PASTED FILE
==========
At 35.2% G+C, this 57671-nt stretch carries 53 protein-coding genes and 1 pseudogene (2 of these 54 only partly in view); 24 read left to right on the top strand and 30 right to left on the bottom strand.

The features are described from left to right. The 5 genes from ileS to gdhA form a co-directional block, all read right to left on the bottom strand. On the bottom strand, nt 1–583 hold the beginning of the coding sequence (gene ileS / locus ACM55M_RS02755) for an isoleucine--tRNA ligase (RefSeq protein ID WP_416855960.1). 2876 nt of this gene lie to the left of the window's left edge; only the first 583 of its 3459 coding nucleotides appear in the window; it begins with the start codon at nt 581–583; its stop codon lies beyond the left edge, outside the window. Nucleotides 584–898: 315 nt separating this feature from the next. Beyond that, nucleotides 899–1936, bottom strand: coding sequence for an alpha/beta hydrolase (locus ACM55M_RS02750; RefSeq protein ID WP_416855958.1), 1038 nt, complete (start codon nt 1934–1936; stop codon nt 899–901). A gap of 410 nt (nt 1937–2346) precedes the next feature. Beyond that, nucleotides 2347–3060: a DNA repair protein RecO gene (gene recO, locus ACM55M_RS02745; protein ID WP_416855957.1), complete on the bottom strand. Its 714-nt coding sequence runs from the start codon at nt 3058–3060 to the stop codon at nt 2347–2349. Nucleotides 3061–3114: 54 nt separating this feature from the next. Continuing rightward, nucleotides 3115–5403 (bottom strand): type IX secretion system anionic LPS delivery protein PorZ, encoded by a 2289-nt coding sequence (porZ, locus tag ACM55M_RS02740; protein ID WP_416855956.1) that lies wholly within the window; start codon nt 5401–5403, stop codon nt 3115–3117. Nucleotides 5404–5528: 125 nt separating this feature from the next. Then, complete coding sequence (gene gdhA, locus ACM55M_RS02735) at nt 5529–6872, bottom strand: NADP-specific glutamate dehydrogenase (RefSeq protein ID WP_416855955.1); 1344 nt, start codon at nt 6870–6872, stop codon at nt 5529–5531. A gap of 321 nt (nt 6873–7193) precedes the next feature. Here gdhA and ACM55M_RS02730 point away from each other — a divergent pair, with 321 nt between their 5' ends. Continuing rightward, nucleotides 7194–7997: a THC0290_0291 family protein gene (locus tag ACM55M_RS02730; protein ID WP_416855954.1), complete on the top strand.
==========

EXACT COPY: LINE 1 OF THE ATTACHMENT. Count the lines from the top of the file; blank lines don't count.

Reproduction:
At 35.2% G+C, this 57671-nt stretch carries 53 protein-coding genes and 1 pseudogene (2 of these 54 only partly in view); 24 read left to right on the top strand and 30 right to left on the bottom strand.